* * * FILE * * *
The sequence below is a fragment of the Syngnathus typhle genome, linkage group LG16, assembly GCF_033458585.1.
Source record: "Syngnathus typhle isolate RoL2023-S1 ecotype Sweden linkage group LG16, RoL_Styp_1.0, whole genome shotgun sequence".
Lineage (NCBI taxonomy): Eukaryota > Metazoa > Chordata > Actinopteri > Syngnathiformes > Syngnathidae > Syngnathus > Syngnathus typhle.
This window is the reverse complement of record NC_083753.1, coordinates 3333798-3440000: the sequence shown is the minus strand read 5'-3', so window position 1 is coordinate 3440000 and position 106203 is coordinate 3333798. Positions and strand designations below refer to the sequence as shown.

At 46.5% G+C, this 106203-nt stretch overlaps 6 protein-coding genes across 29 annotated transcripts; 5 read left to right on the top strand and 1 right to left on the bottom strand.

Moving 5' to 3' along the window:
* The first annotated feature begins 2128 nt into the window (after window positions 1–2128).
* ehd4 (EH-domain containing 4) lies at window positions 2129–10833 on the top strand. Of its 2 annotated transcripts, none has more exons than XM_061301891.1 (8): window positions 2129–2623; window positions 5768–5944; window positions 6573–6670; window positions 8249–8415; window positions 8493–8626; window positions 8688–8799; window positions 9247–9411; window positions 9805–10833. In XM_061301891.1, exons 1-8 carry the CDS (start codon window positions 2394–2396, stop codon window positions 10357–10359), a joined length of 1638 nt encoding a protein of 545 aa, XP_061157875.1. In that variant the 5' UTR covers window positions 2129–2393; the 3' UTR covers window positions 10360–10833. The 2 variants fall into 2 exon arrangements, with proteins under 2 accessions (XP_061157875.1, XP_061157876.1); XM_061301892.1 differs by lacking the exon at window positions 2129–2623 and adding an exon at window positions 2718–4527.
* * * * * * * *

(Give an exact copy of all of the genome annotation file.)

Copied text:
The sequence below is a fragment of the Syngnathus typhle genome, linkage group LG16, assembly GCF_033458585.1.
Source record: "Syngnathus typhle isolate RoL2023-S1 ecotype Sweden linkage group LG16, RoL_Styp_1.0, whole genome shotgun sequence".
Lineage (NCBI taxonomy): Eukaryota > Metazoa > Chordata > Actinopteri > Syngnathiformes > Syngnathidae > Syngnathus > Syngnathus typhle.
This window is the reverse complement of record NC_083753.1, coordinates 3333798-3440000: the sequence shown is the minus strand read 5'-3', so window position 1 is coordinate 3440000 and position 106203 is coordinate 3333798. Positions and strand designations below refer to the sequence as shown.

At 46.5% G+C, this 106203-nt stretch overlaps 6 protein-coding genes across 29 annotated transcripts; 5 read left to right on the top strand and 1 right to left on the bottom strand.

Moving 5' to 3' along the window:
* The first annotated feature begins 2128 nt into the window (after window positions 1–2128).
* ehd4 (EH-domain containing 4) lies at window positions 2129–10833 on the top strand. Of its 2 annotated transcripts, none has more exons than XM_061301891.1 (8): window positions 2129–2623; window positions 5768–5944; window positions 6573–6670; window positions 8249–8415; window positions 8493–8626; window positions 8688–8799; window positions 9247–9411; window positions 9805–10833. In XM_061301891.1, exons 1-8 carry the CDS (start codon window positions 2394–2396, stop codon window positions 10357–10359), a joined length of 1638 nt encoding a protein of 545 aa, XP_061157875.1. In that variant the 5' UTR covers window positions 2129–2393; the 3' UTR covers window positions 10360–10833. The 2 variants fall into 2 exon arrangements, with proteins under 2 accessions (XP_061157875.1, XP_061157876.1); XM_061301892.1 differs by lacking the exon at window positions 2129–2623 and adding an exon at window positions 2718–4527.